Odds & sods

A groove, productivity, balance–I felt like they all eluded me this month. We’re in a transition of back to school and work. Summer to fall. And I’m still adjusting.

I went into this month with plans and ambitions and long to-do lists. I’m ending the month in much the same place. I’ve done things. Just not as much as I planned to do.

Though there is the done-for-now mudroom.

As usual, we have made time to embrace fun. We started the month with another campout (our last one of the season). There have been lots of hikes, bonfires with my friends and my birthday celebration. Even school has been fun, as Ellie is loving it.

Fun is where we find the most love and joy, so that’s always most important in our lives. Finding my groove and being productive come much farther down the list.

In keeping with my current mood, this month’s links are a mix of dark and light. Some both at the same time.

A friend of a friend died in August of breast cancer. 34 years old. 4 little kids. While she was sick, she started @putakinddeedinyourfeed, and for her birthday earlier this month people did just that. A breast self exam could have saved her life, so make a point to feel yourself on the first.

you learn
to build all your roads on today
because tomorrow’s ground is
too uncertain for plans
and futures have a way of falling down

Comes The Dawn by author unclear

I’ve followed Tim for a while, so seeing his condo on the cover of House & Home was fun. Also, his living room is beautiful.

I finished this dress for my summer sewing project and am looking forward to making this sweatshirt for the fall.

“there is no going back. That every good thing must end. That every bad thing does too, that everything does… In a life where so many things have gone wrong, there can be beauty too. That there is always hope, no matter what… I will never again have everything, and so all I’ve wanted is to believe that someday, again, I’ll have enough.

Book Lovers by Emily Henry

Is a farm the best place to survive the apocalypse? Some tech billionaires think so (but their apocalypse scenarios are much more selfish and scary than bucolic). Definitely worth a read.

I don’t agree with everything in this article, but it’s an interesting look at farming, food security, and the future.

Are you ready for the second half of your life?

We made our thankful turkey yesterday. It’s a great way to make gratitude tangible and visible. You might want to try it too.

How was September for you? Who else finds transitions hard?

Mudroom reveal

Our mudroom is done–for now. This room was the first on my home goals list for this year. I had just five small tasks to do, and they are finally finished.

Today, I’m giving a tour of the space and highlighting some of my favourite features.

The secret behind the picture

Let’s start with the hidden (literally) gem. I’m particularly proud of how this secret cupboard turned out.

One weekend, I built a little box. When our contractors arrived, I asked one of them to install it in the wall next to the door. Then I attached hinges to a picture frame and installed it over the box. Inside the box, I screwed two rows of little cup hooks. Voila, hidden key cupboard.

I like having our keys hung up, rather than jumbled together in a basket in the drawer. Originally I’d planned to find a farmy painting for the door. But when I couldn’t find the right size, I decided to go with photos. I chose a picture of Matt in the pool during our home inspection, and then I selected another photo of Ellie and me in the pool during demolition. A literal snapshot of the history of the mudroom, and our little family together in this space we dreamed about.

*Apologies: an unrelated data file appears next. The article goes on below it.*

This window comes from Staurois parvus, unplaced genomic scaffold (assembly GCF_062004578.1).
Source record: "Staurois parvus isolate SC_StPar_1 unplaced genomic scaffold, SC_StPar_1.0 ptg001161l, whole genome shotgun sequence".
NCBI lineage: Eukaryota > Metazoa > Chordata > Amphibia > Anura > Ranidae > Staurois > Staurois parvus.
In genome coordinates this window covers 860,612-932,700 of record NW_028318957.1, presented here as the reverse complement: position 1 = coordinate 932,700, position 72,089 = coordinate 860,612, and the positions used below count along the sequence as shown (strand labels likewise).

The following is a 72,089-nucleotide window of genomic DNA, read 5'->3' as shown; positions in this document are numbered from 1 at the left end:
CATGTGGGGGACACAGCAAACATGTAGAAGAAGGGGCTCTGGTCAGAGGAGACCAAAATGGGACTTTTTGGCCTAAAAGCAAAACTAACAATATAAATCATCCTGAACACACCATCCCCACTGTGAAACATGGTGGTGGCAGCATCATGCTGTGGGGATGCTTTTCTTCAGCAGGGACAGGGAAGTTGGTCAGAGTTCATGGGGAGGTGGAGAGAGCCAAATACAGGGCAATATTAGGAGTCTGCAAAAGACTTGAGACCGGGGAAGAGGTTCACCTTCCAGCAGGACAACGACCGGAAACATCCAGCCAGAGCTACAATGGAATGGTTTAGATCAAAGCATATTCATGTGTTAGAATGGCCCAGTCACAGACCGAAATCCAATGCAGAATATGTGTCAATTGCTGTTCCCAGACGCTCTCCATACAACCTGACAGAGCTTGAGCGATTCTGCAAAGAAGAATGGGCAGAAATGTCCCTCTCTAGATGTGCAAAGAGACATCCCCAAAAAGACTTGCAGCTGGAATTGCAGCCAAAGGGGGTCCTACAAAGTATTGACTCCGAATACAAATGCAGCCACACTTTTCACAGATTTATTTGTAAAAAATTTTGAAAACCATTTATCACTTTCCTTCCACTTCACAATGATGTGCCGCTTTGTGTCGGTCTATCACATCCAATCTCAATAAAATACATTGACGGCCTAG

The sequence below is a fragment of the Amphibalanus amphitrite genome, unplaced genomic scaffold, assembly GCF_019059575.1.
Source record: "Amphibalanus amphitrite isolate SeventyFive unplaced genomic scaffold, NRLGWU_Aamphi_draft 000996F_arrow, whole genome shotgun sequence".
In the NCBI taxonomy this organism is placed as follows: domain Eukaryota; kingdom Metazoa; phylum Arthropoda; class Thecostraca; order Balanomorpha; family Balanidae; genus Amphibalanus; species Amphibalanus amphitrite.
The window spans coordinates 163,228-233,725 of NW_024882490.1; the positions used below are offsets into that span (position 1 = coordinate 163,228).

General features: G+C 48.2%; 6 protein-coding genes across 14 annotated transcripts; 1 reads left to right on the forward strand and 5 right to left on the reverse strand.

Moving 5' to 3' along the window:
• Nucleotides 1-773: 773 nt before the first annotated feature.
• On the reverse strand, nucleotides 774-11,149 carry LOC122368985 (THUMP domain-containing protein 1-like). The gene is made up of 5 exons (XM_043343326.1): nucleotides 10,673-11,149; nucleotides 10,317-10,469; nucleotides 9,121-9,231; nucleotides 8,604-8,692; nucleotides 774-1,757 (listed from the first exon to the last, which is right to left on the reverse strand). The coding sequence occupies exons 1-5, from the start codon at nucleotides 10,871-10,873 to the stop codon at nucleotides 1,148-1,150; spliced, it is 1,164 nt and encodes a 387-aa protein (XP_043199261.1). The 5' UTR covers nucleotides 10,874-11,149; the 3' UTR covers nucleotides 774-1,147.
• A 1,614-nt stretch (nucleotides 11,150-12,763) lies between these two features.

Figure it out furniture

Someday the mudroom may have beautiful built-ins. But for now, we’re making it work with free hand-me-down dressers, our homemade bench and other DIYs. And honestly, they’re working great.

The dressers look fresh after a coat of paint to match the walls. Spraying the hardware to match the black hooks that we used in the room was the finishing touch. The dressers are likely not going to be here forever (the one on the landing is too small and the one by the door is too big), but they’re doing everything we need.

The upper one holds puzzles, colouring books and games for Ellie. Plus cards, flyers, coupons. It’s also our mail drop, wallet and phone charging station. The lower one holds sunglasses, sunscreen, bug spray, masks and some outdoor toys and tools. In the winter it stashes hats, mitts and scarves. Both dressers have empty drawers, so we have more than enough storage for now.

Matt’s nephew and I made the bench almost nine years ago. I’ve been surprised by how much I like having the free-standing shorter bench. It gives space for my longer coats to hang freely, instead of puddling on the seat. Ellie is still a bit short to reach too high, so having her hats or other gear in a dresser drawer or a bin on the floor works best for her, rather than putting them on a too high shelf.

Living with the space as it is now gives me an idea of what we need and what works best.

A little bit country

We live on a farm, but we don’t have a farmhouse. With every tweak we make, I try to inject more country character. The V-groove paneling on the walls, cedar on the ceiling and simple black hooks are all examples of that.

The mirror is another. It was a bit ornate when I found it in the thrift store. Removing the decorative top piece and the cherry-esque finish countrified it a lot. The factory finish was so hard and thick, but patience and a lot of sandpaper prevailed. Finding the right way to refinish it took a bit. Everything I put on the wood turned red. Finally, I went with simply varathane. That countrified it the rest of the way.

The mirror bounces a bit more light into the room (enhancing Cigo’s sunbeam), and its round shape contrasts with all of the straight lines from the paneling and other elements in the room.

Designed for us

Installing an LED nightlight cover plate on the landing (I was influenced by Young House Love) was probably the easiest task on my to-do list. It gives a perfect glow for the stairs. The location of this plug–and all of the other switches, outlets, light fixtures, heated floor control panel–was very carefully mapped out by me. The electrician and the tiler didn’t completely agree with my choices, but I’m the one that lives here, so I got my way.